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Did The First World War Liberate British Women?

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History Coursework Amy Thomas Did The First World War Liberate British Women? In this assignment, I have been asked whether the First World War liberated British women. To obtain a definite answer to this question I intend to study the roles that women were viewed to have and analyse how these roles changed over time. I also need to find what impact other peoples attitudes had on the course of liberation for women, and will do so by studying a wide array of information from a selection of primary and secondary sources. I will need to study these sources carefully and in the process investigate their utility and reliability. My main areas of study for this assignment are; the movements of the Women's Social and Political Union (also know as the suffragette's) and whether they were the cause of the liberation, attitudes of women throughout history, (I.E. The typical male point of view) and the importance the war effort held as a major cause of Women's Liberation. This will aid me in answering the aforesaid question. To begin with, I will look at the women's lives prior to the First World War and how they were and how they were bound to the home. Along with the industrial revolution and the abolition of child labour in 1819, women were increasingly restricted to the home. In source A1 Ann Oakley, in her book "Housewife" suggests just that. She says that in pre-industrial Britain women's involvement in the agricultural and textiles industry was essential, as the family unit was Britain's "basic unit of production." Women were the equal counterparts of men, as they played and equal part in the survival of the family. Women worked alongside the men spinning and dyeing yarn for money, and also on the Farm, making butter and cheese. Ann writes about how women were gradually withdrawn from the work place and forced to stay at home. ...read more.


It also makes me sympathise with the suffragettes as they only resorted to such extreme methods, as the government would not listen to them. Source B12 tells us of a Lady who suffered so dreadfully through torture that she became paralysed and of two more that were alleged to have died as a result of police brutality. The violence of suffragette protests was such that they lost much of their support, and I doubt that this was what the suffragettes were aiming for. Many or their keenest sympathisers lost patience as shown by, "I hear that several men in the house who were going to support the Bill now declare that they will have nothing to do with it." This was because their methods of achieving their goals through violence was regarded as idle threats when they began, and were later acted on by the Government with force and counter violence. They meant to gain support for their cause instead they damaged it by being too heavy handed. It is difficult to determine if the Suffragette movement really did gain the vote for women. The violent actions the suffragette's made cost them a lot of support and possibly delayed their liberation. More women were arrested and attacked than ever before and for a long period of time. There was no sign whatsoever of a vote at the time, despite their suffering. It was not given to women until years later, and was only given to women over 30 because of the effort they put into the war. However for the view to be balanced I need to say that their use of violence portrays how desperate they were. Their actions could have also encouraged the release of the vote as it brought their cause to the public eye and made people aware that there was a problem and it wasn't being heard. Even though they may have brought their cause to public attention I think they did little to convince the public that there should be a change, which is shown by men publishing counter arguments in women's magazines. ...read more.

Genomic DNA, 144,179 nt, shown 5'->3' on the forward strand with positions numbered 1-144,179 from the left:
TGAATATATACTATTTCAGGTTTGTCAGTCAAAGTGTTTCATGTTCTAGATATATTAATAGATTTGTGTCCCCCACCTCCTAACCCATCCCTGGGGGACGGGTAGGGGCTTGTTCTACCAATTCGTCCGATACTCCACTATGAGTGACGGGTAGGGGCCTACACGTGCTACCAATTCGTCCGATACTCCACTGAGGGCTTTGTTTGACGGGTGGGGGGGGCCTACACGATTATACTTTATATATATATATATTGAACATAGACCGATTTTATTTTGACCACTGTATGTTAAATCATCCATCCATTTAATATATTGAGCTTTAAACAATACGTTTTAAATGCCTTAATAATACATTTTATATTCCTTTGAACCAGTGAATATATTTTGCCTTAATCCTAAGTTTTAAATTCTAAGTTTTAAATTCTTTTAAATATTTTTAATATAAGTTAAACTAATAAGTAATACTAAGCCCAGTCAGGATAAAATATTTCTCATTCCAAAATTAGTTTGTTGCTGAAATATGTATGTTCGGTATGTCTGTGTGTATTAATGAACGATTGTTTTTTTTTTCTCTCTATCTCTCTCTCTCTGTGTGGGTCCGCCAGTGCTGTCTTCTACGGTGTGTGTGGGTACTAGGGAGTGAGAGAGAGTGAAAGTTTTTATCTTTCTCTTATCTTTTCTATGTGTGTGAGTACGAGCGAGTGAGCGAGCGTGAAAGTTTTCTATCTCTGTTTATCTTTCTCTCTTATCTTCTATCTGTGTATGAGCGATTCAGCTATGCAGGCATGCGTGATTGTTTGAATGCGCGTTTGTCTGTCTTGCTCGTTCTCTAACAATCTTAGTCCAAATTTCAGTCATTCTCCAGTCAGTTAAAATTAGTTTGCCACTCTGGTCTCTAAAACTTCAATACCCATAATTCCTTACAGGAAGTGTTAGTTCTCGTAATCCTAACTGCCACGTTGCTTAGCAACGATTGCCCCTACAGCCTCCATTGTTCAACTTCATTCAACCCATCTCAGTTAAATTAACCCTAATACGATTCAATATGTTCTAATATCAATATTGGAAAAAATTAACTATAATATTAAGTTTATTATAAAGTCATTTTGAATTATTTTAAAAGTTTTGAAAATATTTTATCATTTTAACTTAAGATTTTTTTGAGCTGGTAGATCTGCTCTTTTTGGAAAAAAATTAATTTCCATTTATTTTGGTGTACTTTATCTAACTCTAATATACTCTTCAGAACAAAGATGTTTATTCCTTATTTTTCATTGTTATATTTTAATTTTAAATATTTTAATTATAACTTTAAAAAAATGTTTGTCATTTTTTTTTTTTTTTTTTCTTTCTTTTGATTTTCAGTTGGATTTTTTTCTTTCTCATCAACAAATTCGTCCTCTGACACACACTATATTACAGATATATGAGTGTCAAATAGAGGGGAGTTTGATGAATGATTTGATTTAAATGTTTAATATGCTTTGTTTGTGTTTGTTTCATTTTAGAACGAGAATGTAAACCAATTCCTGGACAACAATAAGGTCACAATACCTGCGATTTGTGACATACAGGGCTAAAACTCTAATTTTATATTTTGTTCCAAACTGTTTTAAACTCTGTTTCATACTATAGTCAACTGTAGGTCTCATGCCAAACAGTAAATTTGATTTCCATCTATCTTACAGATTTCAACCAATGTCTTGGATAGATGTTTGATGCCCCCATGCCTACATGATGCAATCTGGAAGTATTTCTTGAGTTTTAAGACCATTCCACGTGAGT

To begin with, the Government acted less oppressively towards them and they were encouraged to work more than ever. They had better work positions made available to them as a result of the War, work which they would never have had the chance to do if it were not for the huge amount of men that had left the country to fight. I think that women during this period relished the chance to prove to men what they were capable of and that they were perfectly capable of performing the same tasks as them. I feel that if this had not have happened then liberation would have been far more difficult as they would not have been able to gain the politicians support any other way. However you could say that it was because of the attitudes of women, namely the suffragettes that the opinions changed. The war may have gone very differently if the suffragettes hadn't made peace. The sources in section B show the actions of the suffragettes to have had a great effect on the male nation. Their persistence in keeping their arguments of suffrage in the public eye, by any means necessary, certainly helped people see what they wanted, not so much deserved. Although the way women were viewed by others certainly changed at this time, probably not in a good way. On a whole, thinking as a historian, I believe that that the First World War did not fully liberate British women. Women even up to the 1960's and 70's were not even close to becoming equal to men. I feel the events mentioned in my essay were important triggers to liberation, but they did not cause it. The Suffragettes played a crucial role in women's liberation but the biggest trigger for it was the outbreak of War and efforts of British women and their contribution to victory. The War brought opportunities that would never have been made available otherwise. These opportunities ultimately allowed women to prove themselves worthy of equal rights to the men of Britain. ...read more.

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